As for your other arguments about taking power from Eliana. Unfortunately there is a very well documented history in our system of DV being swept under the rug and the victims refusing to testify and/or recant their original statements for a variety of reasons, some emotional, some fear, some economic. That is why prosecutions happen at times, without the victims consent. Ultimately the crime is against the People of California which is why you hear the DA use that phrase.

Posted by Dnative on Apr. 23, 2012 @ 11:41 am

No crime of domestic violence was committed, the legal record is unambiguous on that front.

Posted by guest on Apr. 23, 2012 @ 11:56 am

He restrained his wife to prevent her from reporting an incidence of DV.

And his sentence is identical to that routinely given to DV perps. Ross is attending the 52-week DV prevention class that all DV perps have to do, and has a stayaway order again SOP.

Either crime is sufficient for his to be found unsuitable for office.

Posted by Guest on Apr. 23, 2012 @ 12:09 pm

"False Imprisonment" is not a crime of violence when it is prosecuted as a misdemeanor. Many crimes share similar sentences and the commonality of punishment does not make all crimes equivalent.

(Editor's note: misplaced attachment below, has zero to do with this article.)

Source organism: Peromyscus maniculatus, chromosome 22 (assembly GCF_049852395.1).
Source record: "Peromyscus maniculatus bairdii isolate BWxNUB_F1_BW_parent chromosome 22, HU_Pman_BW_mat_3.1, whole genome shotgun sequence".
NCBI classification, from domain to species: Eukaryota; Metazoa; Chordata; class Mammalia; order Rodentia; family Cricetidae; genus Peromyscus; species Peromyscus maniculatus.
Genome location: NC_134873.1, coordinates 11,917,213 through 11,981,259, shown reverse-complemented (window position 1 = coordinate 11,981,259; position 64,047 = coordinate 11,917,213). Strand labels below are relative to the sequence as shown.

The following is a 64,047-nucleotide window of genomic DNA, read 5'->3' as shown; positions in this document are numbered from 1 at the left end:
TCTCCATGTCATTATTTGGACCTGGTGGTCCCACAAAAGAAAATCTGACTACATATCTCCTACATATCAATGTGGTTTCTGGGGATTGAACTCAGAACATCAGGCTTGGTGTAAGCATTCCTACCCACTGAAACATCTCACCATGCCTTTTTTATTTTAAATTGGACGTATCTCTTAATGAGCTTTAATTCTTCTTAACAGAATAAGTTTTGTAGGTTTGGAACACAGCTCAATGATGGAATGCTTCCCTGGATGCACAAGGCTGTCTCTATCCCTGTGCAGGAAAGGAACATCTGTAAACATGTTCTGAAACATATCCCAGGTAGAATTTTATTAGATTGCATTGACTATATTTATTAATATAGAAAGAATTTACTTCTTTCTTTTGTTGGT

Posted by guest on Apr. 23, 2012 @ 12:23 pm

It's a matter of harm done. The same crime can be prosecuted either as a felony or as a midemeanor depending on harm done. A bruise would always be a midemeanor. A broken nose or arm would be a felony and, most likely, jail time.

The fact that Ross got the exact piunishment for DV even though the false imprisonment charge does not warrant that, says it all.

Posted by Guest on Apr. 23, 2012 @ 12:38 pm

You are grasping at straws. The elements of the two crimes are different, the felony false imprisonment has an element of violence, the misdemeanor does not.

The legal record says it all.

Posted by guest on Apr. 23, 2012 @ 1:00 pm

prosecuted either as a felony or as a misdemeanor, depending on degree. It's not an either/or.